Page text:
Greed spills blood through the nun’s hands, nuclear waste pouring out her fingers. What bread will she eat, this stench of death in her nose? Lady Macbeth knew blood and hands and death. The ocean breeze ruffles her hair like forest leaves, while the sea’s salt walks the dog like sweet coffee travels through the night, Mercury retrograde, with nomadic drivers hustling the highway for spare change at the pool table.

The tulip knows cold winds, playing Scrabble®, drinking mint tea under the snow, waiting for the cardinal’s lonely, red, winter vigil to leap up into spring. The spirit needs rest. Karma suffers bouts of cold and sweat; hot, dull space drips its indigo cello-blue into Luce Iragaray’s recursive folding of flesh away from the center, touching and brushing together moments of possibility.

The cat in the sky sits on the green roof, thinks, “time to go.”

—Michael Dickel

Chaos Water Digital art ©2013 Michael Dickel

Michael Dickel’s most recent book, The Palm Reading after The Toad’s Garden, which collects series of experimental writing and some more “conventional” narrative, all flash fiction, that I’ve written over the last few years. 

This originally appeared on Michael Dickel’s blog in 2013.


Posted in The Bardo Group Beguines, The BeZine, The BeZine Table of Contents

The BeZine, Dec. 2018, Vol. 5, Issue 4, Theme: Life of the Spirit

“Walk with the dreamers, the believers, the courageous, the cheerful, the planners, the doers, the successful people with their heads in the clouds and their feet on the ground. Let their spirit ignite a fire within you to leave this world better than when you found it…”  The Art of Living, Wilfred Peterson

December 15, 2018

A Life of the Spirit is a many-faceted jewel. Some of our contributors interpreted the theme for this month as Spirit (Being, the Ineffable, the Divine) and others more as spirited, strong. Some find Spirit and courage in the great love of their life or in their art, in their religion or spiritual practice. Others find it in an inspiring parent or grandparent.  You will see that nature plays a role for nearly everyone.

I don’t think I’ve ever used as many hankies in pulling together an issue of The BeZine as I have with this issue.  Contributors this quarter speak intimately from both joy and heartbreak, which is perhaps not surprising given the theme.

©2018 Naomi Baltuck, Chris Spengler, and Allison Cox

Our contributors have also rallied their spirits to speak out against gun violence and to speak up for the LGBTQ community. Violence and cruelty are not an absence of Spirit but a lack of awareness.

c 2018, Anjum Wasim Dar

My country – America – has a gun violence history that is notorious but firearms are ubiquitous on this Earth and complicit in wars and conflicts, hate crimes, terrorism, suicide and accidental shootings. Death by fire arms is grotesquely common in South American countries, Jamaica, and Swaziland.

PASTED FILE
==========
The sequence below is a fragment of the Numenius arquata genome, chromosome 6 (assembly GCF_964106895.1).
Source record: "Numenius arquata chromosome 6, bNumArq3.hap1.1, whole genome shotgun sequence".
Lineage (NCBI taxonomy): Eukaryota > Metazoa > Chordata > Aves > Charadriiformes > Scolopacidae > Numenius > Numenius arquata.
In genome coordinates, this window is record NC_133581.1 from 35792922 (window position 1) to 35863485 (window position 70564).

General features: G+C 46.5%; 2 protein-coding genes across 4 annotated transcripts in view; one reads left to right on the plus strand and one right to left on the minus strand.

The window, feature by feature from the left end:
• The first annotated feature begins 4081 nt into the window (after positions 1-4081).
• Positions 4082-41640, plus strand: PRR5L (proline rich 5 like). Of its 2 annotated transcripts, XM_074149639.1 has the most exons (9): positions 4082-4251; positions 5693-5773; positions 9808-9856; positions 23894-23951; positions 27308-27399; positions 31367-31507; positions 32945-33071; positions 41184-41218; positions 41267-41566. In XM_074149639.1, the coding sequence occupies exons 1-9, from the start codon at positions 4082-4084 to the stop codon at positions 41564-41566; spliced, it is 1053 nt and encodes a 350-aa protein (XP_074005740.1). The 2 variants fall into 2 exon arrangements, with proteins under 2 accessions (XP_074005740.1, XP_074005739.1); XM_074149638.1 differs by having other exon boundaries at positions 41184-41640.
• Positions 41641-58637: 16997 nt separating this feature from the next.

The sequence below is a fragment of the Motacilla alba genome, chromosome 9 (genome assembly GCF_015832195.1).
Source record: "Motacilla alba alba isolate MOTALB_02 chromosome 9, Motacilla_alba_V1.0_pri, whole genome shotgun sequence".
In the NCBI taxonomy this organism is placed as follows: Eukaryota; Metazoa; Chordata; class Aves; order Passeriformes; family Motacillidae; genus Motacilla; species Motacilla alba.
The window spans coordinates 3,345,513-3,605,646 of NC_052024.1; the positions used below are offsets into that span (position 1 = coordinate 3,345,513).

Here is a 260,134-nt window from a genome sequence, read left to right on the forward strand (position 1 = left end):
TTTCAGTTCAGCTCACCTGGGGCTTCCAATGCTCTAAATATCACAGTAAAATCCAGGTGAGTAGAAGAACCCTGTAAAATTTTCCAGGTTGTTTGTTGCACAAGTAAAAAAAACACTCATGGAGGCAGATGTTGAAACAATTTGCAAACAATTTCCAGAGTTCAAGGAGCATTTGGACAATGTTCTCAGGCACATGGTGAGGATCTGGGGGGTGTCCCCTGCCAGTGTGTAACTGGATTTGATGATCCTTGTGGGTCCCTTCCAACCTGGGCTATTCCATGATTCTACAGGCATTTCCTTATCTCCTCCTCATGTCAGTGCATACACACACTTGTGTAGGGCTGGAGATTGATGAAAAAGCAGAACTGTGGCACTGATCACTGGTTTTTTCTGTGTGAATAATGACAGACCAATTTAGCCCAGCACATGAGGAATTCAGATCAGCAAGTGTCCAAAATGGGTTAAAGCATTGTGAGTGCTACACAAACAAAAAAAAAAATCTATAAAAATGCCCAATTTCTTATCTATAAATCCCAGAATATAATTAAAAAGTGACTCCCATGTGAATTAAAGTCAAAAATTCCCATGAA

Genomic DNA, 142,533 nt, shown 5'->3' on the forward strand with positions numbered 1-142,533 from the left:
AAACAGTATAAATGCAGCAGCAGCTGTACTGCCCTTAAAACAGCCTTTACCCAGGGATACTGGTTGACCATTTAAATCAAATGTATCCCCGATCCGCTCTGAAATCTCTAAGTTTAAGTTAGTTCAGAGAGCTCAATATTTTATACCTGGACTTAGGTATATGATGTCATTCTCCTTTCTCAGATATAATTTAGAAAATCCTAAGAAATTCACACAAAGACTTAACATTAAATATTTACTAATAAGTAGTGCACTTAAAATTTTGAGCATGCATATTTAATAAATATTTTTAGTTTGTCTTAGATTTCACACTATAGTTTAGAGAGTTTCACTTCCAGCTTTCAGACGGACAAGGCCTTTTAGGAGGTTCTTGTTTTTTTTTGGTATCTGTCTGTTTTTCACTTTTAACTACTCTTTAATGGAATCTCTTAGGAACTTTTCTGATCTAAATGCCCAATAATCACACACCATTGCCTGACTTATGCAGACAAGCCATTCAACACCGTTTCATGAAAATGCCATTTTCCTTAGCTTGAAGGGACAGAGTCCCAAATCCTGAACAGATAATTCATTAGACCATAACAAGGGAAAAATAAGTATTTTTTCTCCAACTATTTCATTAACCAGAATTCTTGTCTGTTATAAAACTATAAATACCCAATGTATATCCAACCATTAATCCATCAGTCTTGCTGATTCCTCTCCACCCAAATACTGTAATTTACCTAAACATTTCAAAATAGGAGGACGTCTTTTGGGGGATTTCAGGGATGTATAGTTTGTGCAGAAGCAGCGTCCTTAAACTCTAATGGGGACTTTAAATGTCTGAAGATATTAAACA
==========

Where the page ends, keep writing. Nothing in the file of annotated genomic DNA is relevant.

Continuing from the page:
Gun-suicides: I’ve taken the liberty of including a poem about my big sister, Teresa Margaret, who died of a self-inflicted gunshot to the head. She was twenty-seven. I was fourteen. Fifty-four years later, the trauma remains. The questions remain: Why? Where did the gun come from? Who taught her how to use it?

“Although the USA ranked fourth in the world with 12,400 firearm-related homicides, that figure pales in comparison with its 23,800 gun suicides. None of the other 194 nations and territories  [ … ] came close; India ranked second at 13,400.” USA Today HERE

Easy access to firearms is cited by experts as one reason for the prevalence of their use in suicide. Another may be that guns offer an effective means of suicide.

Since there is history, culture, identity, and ethic involved in gun ownership and use, attempts at doing away with guns are not feasible at this time. Complicated core issues need to be defined and addressed first. Will we ever come to a unified place where we agree that murder and torture are not options?  How then would Spirit play in the garden of material life?

Thanks to The Bardo Group Bequines team and to our guest writers for helping us put together an issue that is honest, artful, and inspiring, one that walks “with the dreamers, the believers, the courageous, the cheerful, the planners, the doers, the successful people with their heads in the clouds and their feet on the ground.”

As you read, we hope that you will leave your “Likes” and comments behind to let each contributor know they were read and appreciated and to enrich the experience for others.

In the spirit of love (respect) and community,
and on behalf of The Bardo Group Bequines,
Jamie Dedes
Founding and Managing Editor


How to read this issue of THE BeZINE:You can read each piece individually by clicking the links in the Table of Contents.
To learn more about our guests contributors, please link HERE.
To learn more about our core team members, please link HERE.


A Murmur, John Anstie

Your Freedom Eyes, Linda Chown

Julia Vinograd Slipped Into My Writing, Michael Dickel

Feathers of Grass, Joe Hesch

Whelm, Tricia Knoll

Making White Flags, P.A. Levy

Hope Springs Eternal, Tamam Tracy Moncur

Spirit Speaks, Corina Ravenscraft

A Gift of Courage, Anjum Wasim Dar


Standing Out in the Straight …, Linda Chown